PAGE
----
One of the highlights of the Class of 2017's time at Windsor came in 2012 when the students played a leading role in a drive that raised about $50,000 to help replace the school's decaying wooden play structure, which wasn't accessible to children such as Tyler, who rely on wheelchairs.
Like most of his classmates, it doesn't take much prodding for Griffin -- the kind of kid who gives disillusioned adults hope for the future -- to expand on the list of things he'll miss. "I started in kindergarten," he explains with a broad grin. "It was a while ago. Kindergarten was probably the best year because we got to meet a whole bunch of people at a new school and being so tiny, plus snack time and nap time -- that's pretty hard to beat!
"I also miss those big building blocks that we'd always fight over."
With summer vacation knocking on the door, the Free Press stopped in to chat with Griffin and the rest of the Class of 2017 to see how they are coping as they transform from big fish in a small pond into the smallest fish in a huge and social-media-savvy pond.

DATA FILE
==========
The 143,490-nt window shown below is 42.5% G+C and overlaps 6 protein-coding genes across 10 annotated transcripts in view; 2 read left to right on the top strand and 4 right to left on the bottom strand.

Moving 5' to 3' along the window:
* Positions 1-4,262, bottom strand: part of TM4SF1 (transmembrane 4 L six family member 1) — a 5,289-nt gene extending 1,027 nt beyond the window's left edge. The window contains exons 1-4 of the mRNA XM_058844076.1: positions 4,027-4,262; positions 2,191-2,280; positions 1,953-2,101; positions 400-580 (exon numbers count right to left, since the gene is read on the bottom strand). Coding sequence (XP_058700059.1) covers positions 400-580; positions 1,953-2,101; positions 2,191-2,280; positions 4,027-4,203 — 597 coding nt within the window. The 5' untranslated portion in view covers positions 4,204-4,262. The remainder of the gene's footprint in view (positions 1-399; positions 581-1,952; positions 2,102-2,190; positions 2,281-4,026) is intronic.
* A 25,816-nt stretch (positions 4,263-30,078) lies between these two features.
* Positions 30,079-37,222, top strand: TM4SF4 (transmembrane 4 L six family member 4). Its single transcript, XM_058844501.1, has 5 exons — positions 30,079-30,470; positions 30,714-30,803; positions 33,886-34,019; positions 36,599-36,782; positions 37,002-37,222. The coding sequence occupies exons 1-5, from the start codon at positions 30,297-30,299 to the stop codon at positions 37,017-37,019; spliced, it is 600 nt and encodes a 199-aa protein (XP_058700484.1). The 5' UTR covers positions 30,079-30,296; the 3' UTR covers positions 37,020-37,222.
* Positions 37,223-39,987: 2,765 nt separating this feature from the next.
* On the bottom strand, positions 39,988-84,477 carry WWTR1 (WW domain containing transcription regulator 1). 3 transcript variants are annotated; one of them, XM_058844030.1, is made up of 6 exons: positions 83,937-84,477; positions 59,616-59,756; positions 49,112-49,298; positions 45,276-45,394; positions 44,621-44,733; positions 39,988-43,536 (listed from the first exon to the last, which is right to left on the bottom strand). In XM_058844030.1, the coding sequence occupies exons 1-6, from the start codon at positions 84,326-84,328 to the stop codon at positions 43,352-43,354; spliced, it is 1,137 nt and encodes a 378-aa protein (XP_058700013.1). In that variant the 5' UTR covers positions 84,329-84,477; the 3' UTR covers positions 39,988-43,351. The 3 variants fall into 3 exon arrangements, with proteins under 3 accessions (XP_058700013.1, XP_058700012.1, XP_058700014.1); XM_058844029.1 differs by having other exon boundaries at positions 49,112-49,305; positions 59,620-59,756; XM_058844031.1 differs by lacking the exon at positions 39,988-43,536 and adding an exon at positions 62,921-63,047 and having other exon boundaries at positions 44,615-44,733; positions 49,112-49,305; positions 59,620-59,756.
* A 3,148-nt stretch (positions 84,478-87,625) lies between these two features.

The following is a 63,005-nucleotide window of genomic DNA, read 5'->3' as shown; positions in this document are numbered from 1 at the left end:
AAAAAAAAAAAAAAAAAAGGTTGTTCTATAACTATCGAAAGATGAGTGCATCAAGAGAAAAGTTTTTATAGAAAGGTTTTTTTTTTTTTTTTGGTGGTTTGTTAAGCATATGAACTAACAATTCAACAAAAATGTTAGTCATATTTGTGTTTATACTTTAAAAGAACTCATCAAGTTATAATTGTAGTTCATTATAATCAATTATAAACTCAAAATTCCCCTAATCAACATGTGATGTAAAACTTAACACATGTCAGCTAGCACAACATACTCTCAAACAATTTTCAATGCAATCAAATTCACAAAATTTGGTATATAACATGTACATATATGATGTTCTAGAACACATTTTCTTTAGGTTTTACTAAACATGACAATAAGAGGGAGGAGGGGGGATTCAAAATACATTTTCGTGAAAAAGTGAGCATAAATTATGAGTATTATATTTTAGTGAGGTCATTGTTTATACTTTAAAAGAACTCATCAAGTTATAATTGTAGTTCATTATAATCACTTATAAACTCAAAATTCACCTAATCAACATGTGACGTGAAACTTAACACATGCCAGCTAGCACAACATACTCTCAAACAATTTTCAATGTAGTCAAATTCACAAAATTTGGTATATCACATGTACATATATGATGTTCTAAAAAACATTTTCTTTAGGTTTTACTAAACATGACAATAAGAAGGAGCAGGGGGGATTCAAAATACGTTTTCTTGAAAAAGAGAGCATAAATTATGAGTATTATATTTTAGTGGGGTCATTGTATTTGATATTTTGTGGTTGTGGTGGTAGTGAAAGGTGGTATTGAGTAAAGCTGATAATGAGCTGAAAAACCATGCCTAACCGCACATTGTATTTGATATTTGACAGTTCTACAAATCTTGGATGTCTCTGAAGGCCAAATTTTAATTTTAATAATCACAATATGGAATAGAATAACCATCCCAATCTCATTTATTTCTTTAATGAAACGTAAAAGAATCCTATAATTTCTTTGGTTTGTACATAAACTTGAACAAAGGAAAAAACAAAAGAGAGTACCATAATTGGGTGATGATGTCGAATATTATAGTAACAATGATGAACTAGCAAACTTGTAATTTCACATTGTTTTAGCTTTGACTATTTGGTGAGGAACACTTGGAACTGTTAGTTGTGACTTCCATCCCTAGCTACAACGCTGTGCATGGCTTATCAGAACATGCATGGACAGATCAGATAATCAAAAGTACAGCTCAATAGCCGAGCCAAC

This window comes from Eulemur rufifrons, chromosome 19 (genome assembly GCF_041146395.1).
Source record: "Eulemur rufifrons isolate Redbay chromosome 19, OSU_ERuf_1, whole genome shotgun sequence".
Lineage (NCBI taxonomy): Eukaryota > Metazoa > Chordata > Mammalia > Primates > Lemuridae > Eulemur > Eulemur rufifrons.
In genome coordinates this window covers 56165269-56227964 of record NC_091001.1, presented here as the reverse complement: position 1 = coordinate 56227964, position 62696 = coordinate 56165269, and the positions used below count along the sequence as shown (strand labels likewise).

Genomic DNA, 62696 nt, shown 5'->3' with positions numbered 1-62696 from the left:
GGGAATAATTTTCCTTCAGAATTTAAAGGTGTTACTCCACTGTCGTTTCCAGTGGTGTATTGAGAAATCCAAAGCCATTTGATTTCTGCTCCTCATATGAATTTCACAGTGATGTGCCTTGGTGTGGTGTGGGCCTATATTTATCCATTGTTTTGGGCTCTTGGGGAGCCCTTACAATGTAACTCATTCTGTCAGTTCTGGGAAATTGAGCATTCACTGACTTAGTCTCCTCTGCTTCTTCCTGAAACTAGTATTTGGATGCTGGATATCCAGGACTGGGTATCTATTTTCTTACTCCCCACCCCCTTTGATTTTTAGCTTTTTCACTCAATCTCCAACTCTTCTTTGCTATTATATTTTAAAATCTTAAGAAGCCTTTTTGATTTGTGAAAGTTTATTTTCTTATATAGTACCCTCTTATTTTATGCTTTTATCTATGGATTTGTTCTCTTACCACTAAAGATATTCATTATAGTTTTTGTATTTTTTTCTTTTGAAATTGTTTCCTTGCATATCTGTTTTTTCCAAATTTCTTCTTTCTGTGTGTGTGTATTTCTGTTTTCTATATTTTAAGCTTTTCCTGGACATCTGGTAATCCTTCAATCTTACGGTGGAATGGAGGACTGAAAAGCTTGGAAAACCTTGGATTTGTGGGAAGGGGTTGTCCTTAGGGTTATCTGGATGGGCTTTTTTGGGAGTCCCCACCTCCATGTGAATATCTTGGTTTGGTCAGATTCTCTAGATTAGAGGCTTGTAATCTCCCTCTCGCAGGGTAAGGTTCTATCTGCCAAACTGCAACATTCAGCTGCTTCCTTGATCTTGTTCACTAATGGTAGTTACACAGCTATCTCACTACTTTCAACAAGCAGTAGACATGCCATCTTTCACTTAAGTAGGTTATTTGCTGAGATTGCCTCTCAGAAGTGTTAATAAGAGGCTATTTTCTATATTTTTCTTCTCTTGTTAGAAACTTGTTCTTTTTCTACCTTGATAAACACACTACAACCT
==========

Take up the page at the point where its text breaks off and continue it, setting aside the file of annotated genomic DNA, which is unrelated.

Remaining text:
For her part, Naomi, 13, admits to feeling just a touch of dread. "I don't want to go," she says with a gulp. I've been thinking about this. I came in Grade 2. I'm going to miss the school and the teachers.
"My friendships have definitely gotten stronger since Grade 2. My friends mean everything. My best friends would do anything for me and I would do anything for them."
The thought of drifting apart from kids who have sat in the same classrooms for so many years is hard to bear. "I'm not good with changes and switching schools is a big change," Naomi confesses.
On the other side of the coin, Noah, 13, a future standup comedian, is champing at the bit to join the big leagues. He's signed up for jazz band at Glenlawn and has heard from his 16-year-old brother the school is "totally awesome."
"I'm not feeling a whole lot about leaving the school," chirps Noah, never afraid to speak his mind. "I'm just ready for high school. I liked Windsor. It was a friendly atmosphere. It's small, so it's easy to get around.
"But I feel we've kind of outgrown Windsor. We're done and we're ready to go to high school. It's time for a change. It's a big step, but I'm ready for it. I'm excited for all the different opportunities and stuff. You get to do a whole bunch of new activities. It's going to be dynamite!"
Aby, 13, is also struggling with mixed feelings. Arguably the student with the strongest social conscience, she helped create Water From Windsor, an initiative that raises cash to buy water filters to ensure families in a slum area of Nairobi have clean water.
"It's every feeling you can possibly have," Aby says of leaving her junior high. "You're happy for the change but also sad leaving the school you've been at for your entire life. I've been here nine years, so I'm glad it's my turn to go."